BEARDSLEY: Well, European Commission head Ursula von der Leyen said Putin's energy blackmail and his war will fail. She said Europe will prevail. People I talk to say there's really no choice now. They say, you know, Russia cannot be allowed to win the war in Ukraine. And there's a second factor really pushing towards decarbonization and diversifying energy sources. That's climate change. It's here. Europe had a destructive summer of drought, heat waves and fires, and that's really helped convince people that the time to get off fossil fuels is now, and there's no going back. But of course, getting unity among the 27 won't be easy. If the winter's harsh, we could see rationing, blackouts and government's fear - social unrest.
MARTINEZ: NPR's Eleanor Beardsley in Brussels. Eleanor, thanks.
BEARDSLEY: Thank you.
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MARTINEZ: The Justice Department is appealing a court order for a special master in the investigation into former President Donald Trump's handling of classified information.
MARTIN: Prosecutors say they have serious concerns about handing government secrets to a third party, and the intelligence community has had to pause its assessment of national security risks because of the judge's broad wording in the decision.
MARTINEZ: NPR's justice correspondent Carrie Johnson is here. Carrie, remind us quickly about what the judge had ruled earlier this week.
CARRIE JOHNSON, BYLINE: Sure. Judge Aileen Cannon, who was appointed by former President Trump, had imposed a special master to review about 11,000 pages investigators took from Trump's estate in Florida. She wants the special master to sift through those papers for possible attorney-client privilege issues and executive privilege issues. The judge says the FBI can't use those pages for now in its ongoing criminal investigation into alleged obstruction and willful retention of information related to the national defense. But she had allowed the intelligence community to continue a security assessment for any potential damage from having those papers stored at Mar-a-Lago. The Justice Department says there's no executive privilege when it comes to those classified papers and that anyway, they don't belong to the former president.
MARTINEZ: Now, legal experts had predicted an appeal from the Justice Department. So what's the DOJ so worried about?
JOHNSON: Prosecutors are especially worried about giving 100 pages of classified material to a special master. They've actually asked for a stay in the judge's order just on the classified material part. They want to be able to review those classified papers freely themselves, and they don't want to give them to a third party. DOJ says it needs to determine what happened to several dozen folders. They were marked classified, but those folders were empty. They want to know what was in those folders and whether that material may have been lost or compromised in some way.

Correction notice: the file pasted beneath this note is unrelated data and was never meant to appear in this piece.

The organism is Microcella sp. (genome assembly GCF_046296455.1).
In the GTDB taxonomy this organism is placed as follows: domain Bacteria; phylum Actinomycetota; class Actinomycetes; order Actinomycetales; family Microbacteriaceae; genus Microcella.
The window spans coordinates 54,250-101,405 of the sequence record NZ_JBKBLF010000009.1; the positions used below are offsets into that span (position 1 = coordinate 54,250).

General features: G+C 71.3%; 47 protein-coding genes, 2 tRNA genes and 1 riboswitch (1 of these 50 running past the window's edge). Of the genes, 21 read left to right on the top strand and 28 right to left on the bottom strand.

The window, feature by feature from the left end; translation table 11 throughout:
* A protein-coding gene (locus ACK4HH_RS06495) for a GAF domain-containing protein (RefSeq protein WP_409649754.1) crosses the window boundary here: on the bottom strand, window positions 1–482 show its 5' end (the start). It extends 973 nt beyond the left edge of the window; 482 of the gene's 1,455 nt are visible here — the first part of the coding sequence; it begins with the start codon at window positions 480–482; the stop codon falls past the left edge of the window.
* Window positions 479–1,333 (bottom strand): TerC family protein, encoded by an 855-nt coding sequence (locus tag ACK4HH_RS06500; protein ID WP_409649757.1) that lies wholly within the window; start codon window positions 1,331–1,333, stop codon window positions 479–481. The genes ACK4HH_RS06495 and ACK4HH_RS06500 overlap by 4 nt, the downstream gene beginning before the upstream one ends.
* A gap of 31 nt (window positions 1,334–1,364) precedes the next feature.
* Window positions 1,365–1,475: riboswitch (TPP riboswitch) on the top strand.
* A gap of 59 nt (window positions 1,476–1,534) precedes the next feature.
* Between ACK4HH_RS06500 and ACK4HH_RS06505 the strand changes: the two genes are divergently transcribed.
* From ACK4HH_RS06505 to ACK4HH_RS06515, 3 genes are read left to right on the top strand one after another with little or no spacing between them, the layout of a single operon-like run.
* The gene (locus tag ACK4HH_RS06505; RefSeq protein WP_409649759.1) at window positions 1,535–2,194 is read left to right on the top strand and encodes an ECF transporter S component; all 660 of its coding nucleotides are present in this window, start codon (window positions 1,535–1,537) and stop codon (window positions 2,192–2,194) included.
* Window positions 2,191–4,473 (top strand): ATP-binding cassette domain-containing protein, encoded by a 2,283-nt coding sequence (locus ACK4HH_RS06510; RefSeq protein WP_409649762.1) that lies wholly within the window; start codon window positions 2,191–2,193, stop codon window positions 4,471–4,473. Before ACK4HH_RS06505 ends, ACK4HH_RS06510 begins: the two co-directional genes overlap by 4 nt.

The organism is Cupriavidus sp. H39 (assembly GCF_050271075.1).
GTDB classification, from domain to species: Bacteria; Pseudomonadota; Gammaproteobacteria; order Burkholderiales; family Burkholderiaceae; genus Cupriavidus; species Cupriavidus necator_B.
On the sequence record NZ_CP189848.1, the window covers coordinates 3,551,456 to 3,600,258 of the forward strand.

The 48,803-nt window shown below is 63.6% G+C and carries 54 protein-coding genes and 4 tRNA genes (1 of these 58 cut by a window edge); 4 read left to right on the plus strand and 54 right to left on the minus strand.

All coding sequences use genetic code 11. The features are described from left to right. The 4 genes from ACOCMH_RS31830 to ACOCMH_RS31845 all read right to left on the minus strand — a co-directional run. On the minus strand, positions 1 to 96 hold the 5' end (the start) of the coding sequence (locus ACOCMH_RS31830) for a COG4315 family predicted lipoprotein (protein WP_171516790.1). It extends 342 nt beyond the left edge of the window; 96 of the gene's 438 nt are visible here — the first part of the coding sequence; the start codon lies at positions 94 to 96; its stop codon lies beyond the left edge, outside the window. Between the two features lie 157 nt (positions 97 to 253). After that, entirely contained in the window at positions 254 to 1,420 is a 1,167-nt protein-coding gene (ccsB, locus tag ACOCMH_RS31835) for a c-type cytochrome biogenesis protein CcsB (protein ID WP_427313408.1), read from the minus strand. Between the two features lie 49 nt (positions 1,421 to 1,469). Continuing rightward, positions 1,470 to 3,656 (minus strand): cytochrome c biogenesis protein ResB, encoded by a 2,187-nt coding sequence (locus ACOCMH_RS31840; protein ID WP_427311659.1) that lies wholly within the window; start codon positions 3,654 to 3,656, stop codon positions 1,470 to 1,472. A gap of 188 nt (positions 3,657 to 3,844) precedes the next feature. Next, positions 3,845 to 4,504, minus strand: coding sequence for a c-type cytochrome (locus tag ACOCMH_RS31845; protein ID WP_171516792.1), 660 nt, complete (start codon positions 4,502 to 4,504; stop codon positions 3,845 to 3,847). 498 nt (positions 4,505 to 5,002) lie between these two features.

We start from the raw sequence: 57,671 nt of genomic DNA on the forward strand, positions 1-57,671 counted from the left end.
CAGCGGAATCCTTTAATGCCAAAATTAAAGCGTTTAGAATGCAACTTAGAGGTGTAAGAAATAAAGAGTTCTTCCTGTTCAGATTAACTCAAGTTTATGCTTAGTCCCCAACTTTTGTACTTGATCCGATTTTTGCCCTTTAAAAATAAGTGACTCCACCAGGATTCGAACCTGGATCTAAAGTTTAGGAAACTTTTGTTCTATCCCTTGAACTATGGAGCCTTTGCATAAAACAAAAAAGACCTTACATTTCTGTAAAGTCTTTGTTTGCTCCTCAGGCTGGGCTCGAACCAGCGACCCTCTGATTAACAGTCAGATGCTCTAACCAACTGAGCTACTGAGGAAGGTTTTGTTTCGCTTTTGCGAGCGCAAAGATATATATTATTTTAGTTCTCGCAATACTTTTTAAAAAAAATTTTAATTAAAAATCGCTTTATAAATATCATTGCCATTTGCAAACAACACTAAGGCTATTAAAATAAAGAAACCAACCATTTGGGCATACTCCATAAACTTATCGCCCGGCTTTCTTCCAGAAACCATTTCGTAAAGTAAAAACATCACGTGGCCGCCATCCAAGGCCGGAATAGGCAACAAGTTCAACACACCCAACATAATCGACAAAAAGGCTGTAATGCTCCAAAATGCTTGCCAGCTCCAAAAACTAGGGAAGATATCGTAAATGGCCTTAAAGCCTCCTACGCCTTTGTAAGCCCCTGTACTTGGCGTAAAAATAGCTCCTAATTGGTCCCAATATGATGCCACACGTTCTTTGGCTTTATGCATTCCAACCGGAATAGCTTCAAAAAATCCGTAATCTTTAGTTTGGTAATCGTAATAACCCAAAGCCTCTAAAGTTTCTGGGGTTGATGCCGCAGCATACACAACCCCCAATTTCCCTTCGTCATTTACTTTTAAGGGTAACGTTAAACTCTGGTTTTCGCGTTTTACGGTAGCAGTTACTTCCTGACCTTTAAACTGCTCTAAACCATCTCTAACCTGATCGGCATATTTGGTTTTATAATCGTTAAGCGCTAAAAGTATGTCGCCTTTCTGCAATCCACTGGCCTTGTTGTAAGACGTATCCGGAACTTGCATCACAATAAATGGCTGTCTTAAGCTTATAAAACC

MARTINEZ: The judge said that she did not want to get in the way of the review the intelligence community is doing about possible national security risk of having these papers at a resort in Florida. And I understand there's some news about that there.
JOHNSON: Some important news. No matter what the judge says, the Justice Department says, they cannot draw a clear line between the criminal side of this investigation and the national security side. The two probes are linked. The director of national intelligence has actually paused the risk assessment because of how broadly the judge ruled in this case. And the head of the counterintelligence division at the FBI filed an affidavit yesterday saying the judge's order is causing irreparable harm to national security. He says the FBI is really the only part of the intelligence community that can investigate and recover government secrets that have been improperly retained out in the wild by using grand jury subpoenas and other tools. And both reviews are necessary, the Justice Department says, given how sensitive these papers are.
MARTINEZ: So does that mean a special master might still be named to review other papers from Mar-a-Lago?
JOHNSON: It looks like it might happen. Both sides have a deadline by midnight Friday to send a list of proposed candidates to be the special master to this judge. Of course, DOJ says it already reviewed a lot of this material for possible attorney-client privilege, found only 520 pages could relate to attorney-client privilege. And as for executive privilege, the Justice Department says that shouldn't apply here, that these papers belong to the executive branch and the executive branch needs them for this ongoing and very important criminal investigation.
MARTINEZ: NPR's Carrie Johnson. Thanks, Carrie.
JOHNSON: My pleasure.